See my references. above Ezrado (talk) 11:27, 15 October 2014 (UTC)
oppose the article's bad enough already, no point making it even worse. Andy Dingley (talk) 23:59, 2 October 2014 (UTC)
Oppose Yup, 3D printing may (or may not) be considered a subset of additive manufacturing depending on who you ask, but this isn't particularly a problem. The article is actually about (what is commonly referred to as) additive manufacturing in all its many forms, it's only called '3D printing' because that's the most WP:common name that users search for. That's just the way the policies of Wikipedia work. The principle is that Wikipedia is not an English usage guide, Wikipedia is not defining the term '3D printing' or even 'additive manufacturing' it's about covering some topic, in this case the different methods for making 3D stuff from a computer file with special purpose robots.GliderMaven (talk) 21:30, 14 October 2014 (UTC)
Oppose Right now, 3D printingis the WP:common name for smallish, cheapish machines that make stuff at home or in a lab in small quantities using all sorts of additive and subtractive technologies, as opposed to the older, larger, more expensive machines that make stuff in large quantities on factory floors, typically using Machine tools, which we cover in our article on Numerical control -- the WP:common name for that technology. We can revisit this question in a year or so and see if common usage has evolved. --Guy Macon (talk) 11:28, 2 January 2015 (UTC)
I am aware that, in the past, there were machines developed for additive laminate manufacturing of metal - and not using the "de-blocking" (substractive) technology that LOM or MCOR has to use after the (paper) lamination. However I would like to follow up and find the reference in the main article that refers to lamination machines for plastic and metal - as there is no reference given. — Preceding unsigned comment added by 184.108.40.206 (talk) 18:22, 6 November 2014 (UTC)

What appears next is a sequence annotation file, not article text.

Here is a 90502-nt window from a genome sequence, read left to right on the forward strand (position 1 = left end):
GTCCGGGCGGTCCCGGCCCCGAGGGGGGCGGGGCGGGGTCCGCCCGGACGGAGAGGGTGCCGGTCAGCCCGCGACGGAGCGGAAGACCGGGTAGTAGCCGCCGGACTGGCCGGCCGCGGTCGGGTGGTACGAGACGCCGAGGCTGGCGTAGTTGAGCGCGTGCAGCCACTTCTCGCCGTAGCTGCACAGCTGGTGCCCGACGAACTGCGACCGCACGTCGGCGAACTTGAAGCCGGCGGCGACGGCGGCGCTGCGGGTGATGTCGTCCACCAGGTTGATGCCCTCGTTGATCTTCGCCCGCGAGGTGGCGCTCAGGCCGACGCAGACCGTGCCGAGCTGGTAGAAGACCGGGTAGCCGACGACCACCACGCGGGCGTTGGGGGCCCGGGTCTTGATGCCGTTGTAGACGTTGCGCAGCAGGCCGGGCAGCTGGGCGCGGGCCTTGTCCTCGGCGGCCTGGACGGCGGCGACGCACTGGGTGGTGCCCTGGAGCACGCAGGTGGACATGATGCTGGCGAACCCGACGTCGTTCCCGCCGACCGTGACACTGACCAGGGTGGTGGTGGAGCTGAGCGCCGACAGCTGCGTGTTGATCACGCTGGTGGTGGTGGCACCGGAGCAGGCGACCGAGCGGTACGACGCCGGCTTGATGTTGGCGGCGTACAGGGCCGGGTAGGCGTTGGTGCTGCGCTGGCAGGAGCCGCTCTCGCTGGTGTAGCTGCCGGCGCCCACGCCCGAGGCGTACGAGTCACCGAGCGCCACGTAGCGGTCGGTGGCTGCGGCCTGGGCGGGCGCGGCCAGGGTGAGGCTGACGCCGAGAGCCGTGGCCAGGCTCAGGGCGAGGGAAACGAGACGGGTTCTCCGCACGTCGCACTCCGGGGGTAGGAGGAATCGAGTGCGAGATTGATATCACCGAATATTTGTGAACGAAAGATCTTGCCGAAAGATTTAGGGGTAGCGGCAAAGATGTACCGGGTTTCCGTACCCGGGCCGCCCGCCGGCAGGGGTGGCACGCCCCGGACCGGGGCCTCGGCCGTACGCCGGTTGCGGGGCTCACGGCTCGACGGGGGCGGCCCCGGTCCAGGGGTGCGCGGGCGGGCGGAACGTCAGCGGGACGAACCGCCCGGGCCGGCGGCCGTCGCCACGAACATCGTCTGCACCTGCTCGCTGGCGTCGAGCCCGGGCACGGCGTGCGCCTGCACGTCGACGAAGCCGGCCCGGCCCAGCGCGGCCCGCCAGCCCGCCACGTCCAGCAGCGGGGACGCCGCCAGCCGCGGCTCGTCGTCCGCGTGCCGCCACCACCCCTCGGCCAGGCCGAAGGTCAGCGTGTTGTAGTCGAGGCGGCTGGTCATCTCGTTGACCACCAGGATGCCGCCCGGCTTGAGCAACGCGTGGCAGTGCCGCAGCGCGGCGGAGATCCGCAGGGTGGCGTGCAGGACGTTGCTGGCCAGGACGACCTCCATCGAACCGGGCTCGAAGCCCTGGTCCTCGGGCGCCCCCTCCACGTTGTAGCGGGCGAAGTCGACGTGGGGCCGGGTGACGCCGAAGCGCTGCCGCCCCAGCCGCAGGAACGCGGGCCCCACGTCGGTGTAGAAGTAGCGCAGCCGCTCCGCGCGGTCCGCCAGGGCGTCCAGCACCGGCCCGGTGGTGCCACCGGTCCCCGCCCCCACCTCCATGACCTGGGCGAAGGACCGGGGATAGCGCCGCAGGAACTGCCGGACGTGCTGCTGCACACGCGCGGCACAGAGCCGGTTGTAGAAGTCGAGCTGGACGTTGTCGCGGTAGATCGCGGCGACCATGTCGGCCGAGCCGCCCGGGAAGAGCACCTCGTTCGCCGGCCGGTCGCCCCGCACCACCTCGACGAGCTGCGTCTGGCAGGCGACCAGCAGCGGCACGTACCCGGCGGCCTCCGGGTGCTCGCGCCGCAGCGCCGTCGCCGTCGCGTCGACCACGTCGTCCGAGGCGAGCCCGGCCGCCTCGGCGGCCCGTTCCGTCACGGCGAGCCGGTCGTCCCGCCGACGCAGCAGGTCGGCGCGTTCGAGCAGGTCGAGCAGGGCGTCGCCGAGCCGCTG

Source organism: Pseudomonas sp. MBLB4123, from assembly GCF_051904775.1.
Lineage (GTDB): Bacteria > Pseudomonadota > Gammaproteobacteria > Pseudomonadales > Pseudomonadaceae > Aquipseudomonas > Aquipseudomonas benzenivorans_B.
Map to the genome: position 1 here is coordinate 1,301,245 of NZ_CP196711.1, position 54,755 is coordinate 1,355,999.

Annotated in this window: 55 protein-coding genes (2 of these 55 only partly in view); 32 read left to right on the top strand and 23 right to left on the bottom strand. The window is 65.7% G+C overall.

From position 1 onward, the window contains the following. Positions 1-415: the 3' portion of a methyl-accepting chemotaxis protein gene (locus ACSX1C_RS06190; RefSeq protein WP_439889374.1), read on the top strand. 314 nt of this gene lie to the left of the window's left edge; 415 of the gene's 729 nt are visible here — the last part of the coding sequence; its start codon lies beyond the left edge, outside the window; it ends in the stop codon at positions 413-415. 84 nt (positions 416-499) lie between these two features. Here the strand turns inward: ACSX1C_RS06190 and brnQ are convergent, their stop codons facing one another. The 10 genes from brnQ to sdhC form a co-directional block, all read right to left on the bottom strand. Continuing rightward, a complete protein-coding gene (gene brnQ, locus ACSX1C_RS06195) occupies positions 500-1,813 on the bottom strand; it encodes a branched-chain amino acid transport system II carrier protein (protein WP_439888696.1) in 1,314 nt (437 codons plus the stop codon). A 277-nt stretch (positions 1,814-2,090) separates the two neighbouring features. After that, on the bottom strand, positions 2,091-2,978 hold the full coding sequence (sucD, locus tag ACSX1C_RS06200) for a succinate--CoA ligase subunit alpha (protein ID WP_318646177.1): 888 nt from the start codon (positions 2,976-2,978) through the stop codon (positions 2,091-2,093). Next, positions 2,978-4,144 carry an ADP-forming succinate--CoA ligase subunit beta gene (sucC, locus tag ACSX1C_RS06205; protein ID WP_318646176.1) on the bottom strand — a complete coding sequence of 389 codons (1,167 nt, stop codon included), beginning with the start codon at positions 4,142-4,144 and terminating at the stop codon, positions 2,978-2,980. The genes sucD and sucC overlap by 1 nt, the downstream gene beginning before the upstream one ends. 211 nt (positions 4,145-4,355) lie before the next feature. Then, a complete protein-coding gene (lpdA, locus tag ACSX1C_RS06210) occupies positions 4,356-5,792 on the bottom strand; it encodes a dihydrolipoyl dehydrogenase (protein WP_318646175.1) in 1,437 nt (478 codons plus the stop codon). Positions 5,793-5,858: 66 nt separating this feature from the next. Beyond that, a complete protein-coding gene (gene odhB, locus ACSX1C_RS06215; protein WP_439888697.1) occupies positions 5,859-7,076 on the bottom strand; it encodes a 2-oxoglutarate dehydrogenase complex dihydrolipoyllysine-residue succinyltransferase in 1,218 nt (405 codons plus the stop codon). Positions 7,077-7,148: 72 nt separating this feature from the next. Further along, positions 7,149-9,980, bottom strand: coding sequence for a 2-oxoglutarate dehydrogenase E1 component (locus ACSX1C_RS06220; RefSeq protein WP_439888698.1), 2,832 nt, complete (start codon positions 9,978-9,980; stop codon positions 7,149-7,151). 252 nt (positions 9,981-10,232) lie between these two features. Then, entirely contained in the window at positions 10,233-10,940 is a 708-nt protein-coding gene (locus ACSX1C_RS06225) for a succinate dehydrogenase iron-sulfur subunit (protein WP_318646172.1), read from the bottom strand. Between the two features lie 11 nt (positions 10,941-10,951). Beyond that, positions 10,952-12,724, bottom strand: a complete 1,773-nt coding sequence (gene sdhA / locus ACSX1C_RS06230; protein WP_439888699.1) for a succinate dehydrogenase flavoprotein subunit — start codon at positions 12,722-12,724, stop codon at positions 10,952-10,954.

This article says that Chuck Hull "developed the STL (STereoLithography) file format" and links to the STL (file format) page, but over there it says that "the acronym is often mistakenly believed to stand for 'Stereolithography'". If that's true we should delete the parenthetical here, and if it's false we should get the claim removed from that page. (I honestly don't know.) —Steve Summit (talk) 01:39, 10 November 2014 (UTC)
Never mind, the claim about "mistakenly believed" has been reverted. —Steve Summit (talk) 02:24, 12 November 2014 (UTC)
ASTM and ISO both refer to these technologies as additive manufacturing and not 3D-printing. Therefore, the article header should be Additive Manufacturing. 220.127.116.11 (talk) 12:15, 28 December 2014 (UTC)
The word "printing" is a bit of a gimmick word in this context. It's being widely used by the dimwitted media alright (and pushed by entrepreneurs) but it's unhelpful for describing the technology - we're not talking about anything close to the kind of printing you'll do on paper or cloth, or even circuitry printing on silicon. Even if the process gets extended to 3-D by analogy, "printing" a machine, a pair of shoes or food is simply a muddy branding metaphor. The vast majority of people, educated people too, associate the concept of printing with having a surface that's wholly or mostly made of a single material - paper, wood, cloth, plastic - and some set of signs, grooves, letters or indentions being pressed, inked or coloured onto that surface. Making a new object out of several different raw materials isn't really what we understand as printing, it's more like modelling, additive architecture or the like. 18.104.22.168 (talk) 04:13, 6 January 2015 (UTC)
Wikipedia prefers the name that is most commonly used (as determined by its prevalence in reliable English-language sources) as such names will be the most recognizable and the most natural. This is often referred to using the Wikipedia short cut term: "COMMONNAME".
Sorry, but that's our policy. --Guy Macon (talk) 06:56, 6 January 2015 (UTC)
It would be easy to set "3D printing" as a redirect to "Additive Manufacturing"; that way people looking for the moniker or using the word in hyperlinks from other articles would still get taken to the right place. I agree with the OP that "additive manufacturing" is a better description, and also preferred by ISO and (most likely) by many scientific academic journals. 22.214.171.124 (talk) 11:16, 6 January 2015 (UTC)